Afro-Russian

From Wikipedia, the free encyclopedia
Jump to navigation Jump to search

Afro-Russians
Total population
50,000[1]
Regions with significant populations
Moscow, St. Petersburg, Rostov-on-Don, Oryol, Lipetsk, Astrakhan
Languages
Russian · Abkhaz · Niger–Congo languages · Nilo-Saharan languages · English · French
Religion
Christianity, Islam

Afro-Russians are people of African descent or those who are perceived to be dark-skinned compared to other given populations that have migrated to and settled in Russia. The Metis Foundation estimates that there are about 50,000 Afro-Russians.[2]

Terminology[edit]

Representatives of African peoples in the Russian language are commonly called negry.[3] The word negr comes from the Spanish: negro through other European languages (German: Neger, French: nègre). In the Russian language the word does not carry a negative connotation.[4][3]

During the Russian Empire[edit]

A notable member of this small group is Abram Petrovich Gannibal: an African emancipated and adopted by Peter the Great, given education, raised to nobility, and served in both civil and military capacities. He is also a great-grandfather on the maternal side to the famed Russian poet Alexander Pushkin.

Early Soviet period[edit]

After the revolution several black African families came to the Soviet Union under the auspices of the Comintern. They were chiefly specialists in the spheres of industrial production and agriculture. The technical equipment, modest means, and professional experience brought by them were an appreciable contribution to economic development of a new state. Among them were Oliver John Golden and his wife Bertha Bialek (he brought with him a group of 16 Afro-American experts in the cultivation of cotton), well-known African-American poet Langston Hughes with a group of 22 filmmakers, Paul Robeson with his family and many others. Some of them stayed in Russia and their descendants still live there.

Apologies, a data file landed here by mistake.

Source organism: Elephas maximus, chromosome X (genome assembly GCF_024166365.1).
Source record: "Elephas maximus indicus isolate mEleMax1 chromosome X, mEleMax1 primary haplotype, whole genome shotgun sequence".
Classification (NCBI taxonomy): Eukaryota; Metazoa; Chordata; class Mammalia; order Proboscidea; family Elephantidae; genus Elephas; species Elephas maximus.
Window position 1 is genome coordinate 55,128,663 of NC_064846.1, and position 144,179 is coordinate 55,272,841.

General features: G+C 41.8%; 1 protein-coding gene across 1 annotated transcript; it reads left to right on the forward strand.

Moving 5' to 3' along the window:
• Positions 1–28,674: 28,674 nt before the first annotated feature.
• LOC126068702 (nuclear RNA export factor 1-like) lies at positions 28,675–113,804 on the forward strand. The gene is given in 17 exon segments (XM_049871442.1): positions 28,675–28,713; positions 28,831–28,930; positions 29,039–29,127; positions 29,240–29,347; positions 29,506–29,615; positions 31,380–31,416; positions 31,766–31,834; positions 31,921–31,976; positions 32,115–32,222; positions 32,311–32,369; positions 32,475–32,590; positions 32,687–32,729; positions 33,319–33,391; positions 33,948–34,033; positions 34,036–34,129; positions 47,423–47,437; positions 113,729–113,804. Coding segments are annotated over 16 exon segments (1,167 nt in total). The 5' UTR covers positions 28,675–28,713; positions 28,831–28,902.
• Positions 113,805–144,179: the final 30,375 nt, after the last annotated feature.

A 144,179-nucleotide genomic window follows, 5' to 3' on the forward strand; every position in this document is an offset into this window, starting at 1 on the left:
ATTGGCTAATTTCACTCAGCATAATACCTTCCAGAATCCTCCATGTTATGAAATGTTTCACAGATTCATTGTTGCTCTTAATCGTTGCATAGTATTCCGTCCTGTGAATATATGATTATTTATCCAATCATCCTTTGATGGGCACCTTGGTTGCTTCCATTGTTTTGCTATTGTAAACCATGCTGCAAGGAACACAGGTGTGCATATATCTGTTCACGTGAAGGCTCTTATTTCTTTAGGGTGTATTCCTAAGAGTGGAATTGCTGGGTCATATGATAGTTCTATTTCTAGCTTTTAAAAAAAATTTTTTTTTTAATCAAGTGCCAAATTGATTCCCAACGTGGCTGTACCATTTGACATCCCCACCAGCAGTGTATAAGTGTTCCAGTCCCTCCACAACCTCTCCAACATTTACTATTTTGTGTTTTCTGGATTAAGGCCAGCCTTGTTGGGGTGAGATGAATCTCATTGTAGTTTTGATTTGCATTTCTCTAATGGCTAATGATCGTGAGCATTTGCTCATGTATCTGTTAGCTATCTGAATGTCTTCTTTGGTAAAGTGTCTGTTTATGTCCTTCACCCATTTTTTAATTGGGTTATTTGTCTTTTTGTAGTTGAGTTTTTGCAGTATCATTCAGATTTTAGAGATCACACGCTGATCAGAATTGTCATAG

Post-War, the Festival Children[edit]

When African nations gained independence from colonialism, the Soviet Union offered scholarships to young people from these nations. About 400,000 Africans studied in the former Soviet Union between the late 1950s and 1990.[5] The first significant arrival of Africans was for the 6th World Festival of Youth and Students held in Moscow in 1957. Many Africans also attended the Patrice Lumumba University.

Notable Afro-Russians[edit]

See also[edit]

References[edit]

  1. ^ O'Flynn, Kevin (26 August 2009). "Russia’s Black Community". The Washington Post. Retrieved 25 February 2010.
  2. ^ Gribanova, Lyubov "Дети-метисы в России: свои среди чужих" Archived 4 November 2008 at the Wayback Machine (in Russian). Nashi Deti Project. Retrieved 25 February 2010.
  3. ^ a b "Негры". Brockhaus and Efron Encyclopedic Dictionary: In 86 Volumes (82 Volumes and 4 Additional Volumes). St. Petersburg. 1890–1907.;
    Negr // Dictionary of the Russian Language (Ozhegov): (first edition 1949, the reference to the edition of 1992 together with Natalia Shvedova).
  4. ^ This article includes content derived from the Great Soviet Encyclopedia, 1969–1978, which is partially in the public domain.
  5. ^ Lily Golden & Lily Dixon "TV project «Black Russians»". Africana Project. Retrieved 25 February 2010.

External links[edit]